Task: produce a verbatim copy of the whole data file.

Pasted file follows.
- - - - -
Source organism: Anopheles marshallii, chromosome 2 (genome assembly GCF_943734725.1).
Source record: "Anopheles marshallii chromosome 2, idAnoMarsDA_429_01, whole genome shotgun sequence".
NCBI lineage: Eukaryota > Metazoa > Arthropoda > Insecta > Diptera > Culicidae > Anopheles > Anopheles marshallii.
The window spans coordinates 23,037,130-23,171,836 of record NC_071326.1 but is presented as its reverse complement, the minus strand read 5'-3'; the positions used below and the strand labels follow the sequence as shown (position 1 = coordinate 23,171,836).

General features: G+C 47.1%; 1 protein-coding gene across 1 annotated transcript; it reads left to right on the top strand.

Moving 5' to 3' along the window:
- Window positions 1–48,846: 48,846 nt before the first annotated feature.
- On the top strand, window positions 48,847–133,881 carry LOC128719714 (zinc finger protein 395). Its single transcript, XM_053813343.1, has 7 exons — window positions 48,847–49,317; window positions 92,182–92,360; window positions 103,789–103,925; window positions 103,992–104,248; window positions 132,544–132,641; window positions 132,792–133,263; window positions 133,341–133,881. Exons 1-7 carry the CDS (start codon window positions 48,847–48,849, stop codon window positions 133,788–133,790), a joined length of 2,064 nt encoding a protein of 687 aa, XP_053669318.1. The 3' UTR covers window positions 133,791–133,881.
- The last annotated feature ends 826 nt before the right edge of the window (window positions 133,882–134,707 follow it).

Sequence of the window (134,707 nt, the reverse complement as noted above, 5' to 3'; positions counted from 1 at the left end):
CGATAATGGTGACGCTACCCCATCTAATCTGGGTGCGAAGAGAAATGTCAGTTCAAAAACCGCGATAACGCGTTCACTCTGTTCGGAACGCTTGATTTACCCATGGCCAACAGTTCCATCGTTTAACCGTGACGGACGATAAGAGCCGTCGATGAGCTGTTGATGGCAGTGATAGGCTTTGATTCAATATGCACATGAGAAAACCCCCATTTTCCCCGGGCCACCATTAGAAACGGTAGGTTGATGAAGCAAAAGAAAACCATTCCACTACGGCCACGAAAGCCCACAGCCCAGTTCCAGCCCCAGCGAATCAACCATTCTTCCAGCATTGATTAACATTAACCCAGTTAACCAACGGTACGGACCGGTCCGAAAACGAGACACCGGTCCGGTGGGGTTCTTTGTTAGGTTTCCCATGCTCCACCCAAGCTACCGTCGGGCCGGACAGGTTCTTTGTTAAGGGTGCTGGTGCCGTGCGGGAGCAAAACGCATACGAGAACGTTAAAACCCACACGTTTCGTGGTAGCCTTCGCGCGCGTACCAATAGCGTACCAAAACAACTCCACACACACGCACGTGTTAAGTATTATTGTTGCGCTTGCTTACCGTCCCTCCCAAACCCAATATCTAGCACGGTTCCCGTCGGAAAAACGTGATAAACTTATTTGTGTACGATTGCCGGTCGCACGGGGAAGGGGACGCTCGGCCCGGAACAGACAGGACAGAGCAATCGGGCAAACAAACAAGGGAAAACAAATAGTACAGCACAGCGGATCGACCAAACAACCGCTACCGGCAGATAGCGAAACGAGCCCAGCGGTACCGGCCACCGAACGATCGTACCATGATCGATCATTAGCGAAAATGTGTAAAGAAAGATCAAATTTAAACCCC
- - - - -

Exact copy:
Source organism: Anopheles marshallii, chromosome 2 (genome assembly GCF_943734725.1).
Source record: "Anopheles marshallii chromosome 2, idAnoMarsDA_429_01, whole genome shotgun sequence".
NCBI lineage: Eukaryota > Metazoa > Arthropoda > Insecta > Diptera > Culicidae > Anopheles > Anopheles marshallii.
The window spans coordinates 23,037,130-23,171,836 of record NC_071326.1 but is presented as its reverse complement, the minus strand read 5'-3'; the positions used below and the strand labels follow the sequence as shown (position 1 = coordinate 23,171,836).

General features: G+C 47.1%; 1 protein-coding gene across 1 annotated transcript; it reads left to right on the top strand.

Moving 5' to 3' along the window:
- Window positions 1–48,846: 48,846 nt before the first annotated feature.
- On the top strand, window positions 48,847–133,881 carry LOC128719714 (zinc finger protein 395). Its single transcript, XM_053813343.1, has 7 exons — window positions 48,847–49,317; window positions 92,182–92,360; window positions 103,789–103,925; window positions 103,992–104,248; window positions 132,544–132,641; window positions 132,792–133,263; window positions 133,341–133,881. Exons 1-7 carry the CDS (start codon window positions 48,847–48,849, stop codon window positions 133,788–133,790), a joined length of 2,064 nt encoding a protein of 687 aa, XP_053669318.1. The 3' UTR covers window positions 133,791–133,881.
- The last annotated feature ends 826 nt before the right edge of the window (window positions 133,882–134,707 follow it).

Sequence of the window (134,707 nt, the reverse complement as noted above, 5' to 3'; positions counted from 1 at the left end):
CGATAATGGTGACGCTACCCCATCTAATCTGGGTGCGAAGAGAAATGTCAGTTCAAAAACCGCGATAACGCGTTCACTCTGTTCGGAACGCTTGATTTACCCATGGCCAACAGTTCCATCGTTTAACCGTGACGGACGATAAGAGCCGTCGATGAGCTGTTGATGGCAGTGATAGGCTTTGATTCAATATGCACATGAGAAAACCCCCATTTTCCCCGGGCCACCATTAGAAACGGTAGGTTGATGAAGCAAAAGAAAACCATTCCACTACGGCCACGAAAGCCCACAGCCCAGTTCCAGCCCCAGCGAATCAACCATTCTTCCAGCATTGATTAACATTAACCCAGTTAACCAACGGTACGGACCGGTCCGAAAACGAGACACCGGTCCGGTGGGGTTCTTTGTTAGGTTTCCCATGCTCCACCCAAGCTACCGTCGGGCCGGACAGGTTCTTTGTTAAGGGTGCTGGTGCCGTGCGGGAGCAAAACGCATACGAGAACGTTAAAACCCACACGTTTCGTGGTAGCCTTCGCGCGCGTACCAATAGCGTACCAAAACAACTCCACACACACGCACGTGTTAAGTATTATTGTTGCGCTTGCTTACCGTCCCTCCCAAACCCAATATCTAGCACGGTTCCCGTCGGAAAAACGTGATAAACTTATTTGTGTACGATTGCCGGTCGCACGGGGAAGGGGACGCTCGGCCCGGAACAGACAGGACAGAGCAATCGGGCAAACAAACAAGGGAAAACAAATAGTACAGCACAGCGGATCGACCAAACAACCGCTACCGGCAGATAGCGAAACGAGCCCAGCGGTACCGGCCACCGAACGATCGTACCATGATCGATCATTAGCGAAAATGTGTAAAGAAAGATCAAATTTAAACCCC